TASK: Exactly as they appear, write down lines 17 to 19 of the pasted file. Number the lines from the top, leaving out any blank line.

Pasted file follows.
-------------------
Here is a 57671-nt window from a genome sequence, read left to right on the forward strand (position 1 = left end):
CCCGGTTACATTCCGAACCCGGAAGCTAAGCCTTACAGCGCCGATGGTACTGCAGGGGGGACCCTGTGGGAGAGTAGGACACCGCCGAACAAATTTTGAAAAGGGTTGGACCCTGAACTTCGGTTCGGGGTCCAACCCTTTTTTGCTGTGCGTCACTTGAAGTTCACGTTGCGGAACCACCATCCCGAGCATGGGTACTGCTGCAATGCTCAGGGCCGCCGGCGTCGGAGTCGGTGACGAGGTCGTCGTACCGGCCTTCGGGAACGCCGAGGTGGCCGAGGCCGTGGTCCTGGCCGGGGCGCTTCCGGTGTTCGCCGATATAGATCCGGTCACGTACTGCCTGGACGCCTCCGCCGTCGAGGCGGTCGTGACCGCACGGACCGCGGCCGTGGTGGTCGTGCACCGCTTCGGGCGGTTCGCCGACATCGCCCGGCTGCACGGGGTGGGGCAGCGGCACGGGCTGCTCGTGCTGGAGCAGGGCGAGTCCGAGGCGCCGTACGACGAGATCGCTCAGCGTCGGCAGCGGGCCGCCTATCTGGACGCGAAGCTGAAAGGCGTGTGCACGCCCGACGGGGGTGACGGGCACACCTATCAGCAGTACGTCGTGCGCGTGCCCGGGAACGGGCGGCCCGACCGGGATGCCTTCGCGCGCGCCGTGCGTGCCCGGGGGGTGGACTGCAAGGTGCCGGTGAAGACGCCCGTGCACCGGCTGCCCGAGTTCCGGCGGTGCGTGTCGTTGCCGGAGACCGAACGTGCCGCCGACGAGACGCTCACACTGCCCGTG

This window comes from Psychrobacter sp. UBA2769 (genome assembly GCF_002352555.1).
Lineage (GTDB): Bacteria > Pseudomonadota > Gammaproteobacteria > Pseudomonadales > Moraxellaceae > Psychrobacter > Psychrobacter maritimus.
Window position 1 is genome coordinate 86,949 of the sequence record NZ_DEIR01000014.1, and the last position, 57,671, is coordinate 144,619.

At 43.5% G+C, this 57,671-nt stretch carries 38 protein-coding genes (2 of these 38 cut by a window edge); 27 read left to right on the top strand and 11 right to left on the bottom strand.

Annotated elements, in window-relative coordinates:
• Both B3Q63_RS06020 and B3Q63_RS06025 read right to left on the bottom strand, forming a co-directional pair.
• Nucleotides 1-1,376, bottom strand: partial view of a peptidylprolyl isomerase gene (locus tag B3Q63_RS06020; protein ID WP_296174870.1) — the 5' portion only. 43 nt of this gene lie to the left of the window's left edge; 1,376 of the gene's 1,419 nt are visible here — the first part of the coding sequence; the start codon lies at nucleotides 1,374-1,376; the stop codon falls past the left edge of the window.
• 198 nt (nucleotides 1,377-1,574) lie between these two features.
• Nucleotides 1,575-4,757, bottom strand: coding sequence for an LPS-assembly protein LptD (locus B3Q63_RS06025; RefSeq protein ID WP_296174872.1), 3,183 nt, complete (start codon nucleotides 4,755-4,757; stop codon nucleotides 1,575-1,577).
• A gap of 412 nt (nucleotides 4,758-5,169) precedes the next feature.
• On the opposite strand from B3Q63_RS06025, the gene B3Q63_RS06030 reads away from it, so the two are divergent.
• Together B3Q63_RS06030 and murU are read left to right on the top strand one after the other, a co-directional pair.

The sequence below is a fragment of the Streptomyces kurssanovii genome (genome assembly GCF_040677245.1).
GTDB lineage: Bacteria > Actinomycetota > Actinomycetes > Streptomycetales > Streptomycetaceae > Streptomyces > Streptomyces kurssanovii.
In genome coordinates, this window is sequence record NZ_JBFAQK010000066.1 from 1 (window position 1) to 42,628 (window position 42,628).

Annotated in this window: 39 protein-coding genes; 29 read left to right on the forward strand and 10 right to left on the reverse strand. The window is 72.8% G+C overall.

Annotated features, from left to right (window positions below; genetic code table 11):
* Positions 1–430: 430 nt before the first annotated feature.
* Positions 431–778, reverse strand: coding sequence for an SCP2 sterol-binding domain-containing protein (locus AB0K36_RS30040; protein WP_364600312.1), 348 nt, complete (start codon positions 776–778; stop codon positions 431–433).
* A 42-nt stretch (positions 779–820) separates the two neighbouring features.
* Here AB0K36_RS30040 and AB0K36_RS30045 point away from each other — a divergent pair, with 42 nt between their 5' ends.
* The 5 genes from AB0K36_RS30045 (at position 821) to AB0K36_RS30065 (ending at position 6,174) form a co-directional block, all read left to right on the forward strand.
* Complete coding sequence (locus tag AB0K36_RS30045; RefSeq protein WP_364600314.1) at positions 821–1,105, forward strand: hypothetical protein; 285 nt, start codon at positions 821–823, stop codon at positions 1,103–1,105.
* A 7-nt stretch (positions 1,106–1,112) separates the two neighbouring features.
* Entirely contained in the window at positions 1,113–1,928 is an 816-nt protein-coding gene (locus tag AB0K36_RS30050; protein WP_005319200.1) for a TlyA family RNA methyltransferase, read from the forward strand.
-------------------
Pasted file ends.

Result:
In genome coordinates, this window is sequence record NZ_JBFAQK010000066.1 from 1 (window position 1) to 42,628 (window position 42,628).

Annotated in this window: 39 protein-coding genes; 29 read left to right on the forward strand and 10 right to left on the reverse strand. The window is 72.8% G+C overall.

Annotated features, from left to right (window positions below; genetic code table 11):